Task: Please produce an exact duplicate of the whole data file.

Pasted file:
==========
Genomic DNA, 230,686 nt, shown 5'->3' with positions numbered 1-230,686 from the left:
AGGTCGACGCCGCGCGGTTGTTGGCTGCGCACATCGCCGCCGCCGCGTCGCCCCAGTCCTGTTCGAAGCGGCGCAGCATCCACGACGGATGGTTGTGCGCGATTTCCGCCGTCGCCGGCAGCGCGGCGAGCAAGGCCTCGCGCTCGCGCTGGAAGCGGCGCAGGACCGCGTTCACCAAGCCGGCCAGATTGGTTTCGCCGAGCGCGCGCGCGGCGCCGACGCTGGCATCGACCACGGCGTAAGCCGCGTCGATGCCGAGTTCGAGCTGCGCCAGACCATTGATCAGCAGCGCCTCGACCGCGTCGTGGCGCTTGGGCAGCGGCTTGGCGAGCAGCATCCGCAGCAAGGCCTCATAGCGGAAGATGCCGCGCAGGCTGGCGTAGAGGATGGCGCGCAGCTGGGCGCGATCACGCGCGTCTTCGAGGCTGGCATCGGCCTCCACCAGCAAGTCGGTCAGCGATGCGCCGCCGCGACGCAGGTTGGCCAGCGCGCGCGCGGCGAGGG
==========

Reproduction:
Genomic DNA, 230,686 nt, shown 5'->3' with positions numbered 1-230,686 from the left:
AGGTCGACGCCGCGCGGTTGTTGGCTGCGCACATCGCCGCCGCCGCGTCGCCCCAGTCCTGTTCGAAGCGGCGCAGCATCCACGACGGATGGTTGTGCGCGATTTCCGCCGTCGCCGGCAGCGCGGCGAGCAAGGCCTCGCGCTCGCGCTGGAAGCGGCGCAGGACCGCGTTCACCAAGCCGGCCAGATTGGTTTCGCCGAGCGCGCGCGCGGCGCCGACGCTGGCATCGACCACGGCGTAAGCCGCGTCGATGCCGAGTTCGAGCTGCGCCAGACCATTGATCAGCAGCGCCTCGACCGCGTCGTGGCGCTTGGGCAGCGGCTTGGCGAGCAGCATCCGCAGCAAGGCCTCATAGCGGAAGATGCCGCGCAGGCTGGCGTAGAGGATGGCGCGCAGCTGGGCGCGATCACGCGCGTCTTCGAGGCTGGCATCGGCCTCCACCAGCAAGTCGGTCAGCGATGCGCCGCCGCGACGCAGGTTGGCCAGCGCGCGCGCGGCGAGGG